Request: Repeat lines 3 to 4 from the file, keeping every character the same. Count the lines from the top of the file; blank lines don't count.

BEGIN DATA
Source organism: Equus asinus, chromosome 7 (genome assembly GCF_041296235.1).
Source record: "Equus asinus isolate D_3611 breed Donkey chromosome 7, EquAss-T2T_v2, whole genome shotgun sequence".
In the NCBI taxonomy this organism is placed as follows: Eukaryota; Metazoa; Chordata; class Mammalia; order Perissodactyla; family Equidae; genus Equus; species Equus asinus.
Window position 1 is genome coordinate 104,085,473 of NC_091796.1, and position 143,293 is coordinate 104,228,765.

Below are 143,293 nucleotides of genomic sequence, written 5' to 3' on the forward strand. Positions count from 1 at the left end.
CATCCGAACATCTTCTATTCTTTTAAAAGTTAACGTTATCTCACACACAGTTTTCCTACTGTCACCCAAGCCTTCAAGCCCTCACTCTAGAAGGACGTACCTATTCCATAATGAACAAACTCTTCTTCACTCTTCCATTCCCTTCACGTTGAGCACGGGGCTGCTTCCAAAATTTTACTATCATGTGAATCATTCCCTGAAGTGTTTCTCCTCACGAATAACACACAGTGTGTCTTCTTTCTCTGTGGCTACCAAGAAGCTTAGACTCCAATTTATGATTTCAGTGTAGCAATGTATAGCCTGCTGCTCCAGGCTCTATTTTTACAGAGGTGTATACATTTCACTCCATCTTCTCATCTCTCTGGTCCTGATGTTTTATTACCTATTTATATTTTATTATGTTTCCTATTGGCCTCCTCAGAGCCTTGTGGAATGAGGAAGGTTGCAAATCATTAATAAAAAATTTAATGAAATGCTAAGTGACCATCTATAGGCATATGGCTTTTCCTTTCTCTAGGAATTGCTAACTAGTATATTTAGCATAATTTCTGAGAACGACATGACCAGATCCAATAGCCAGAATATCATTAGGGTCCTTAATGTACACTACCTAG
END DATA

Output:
In the NCBI taxonomy this organism is placed as follows: Eukaryota; Metazoa; Chordata; class Mammalia; order Perissodactyla; family Equidae; genus Equus; species Equus asinus.
Window position 1 is genome coordinate 104,085,473 of NC_091796.1, and position 143,293 is coordinate 104,228,765.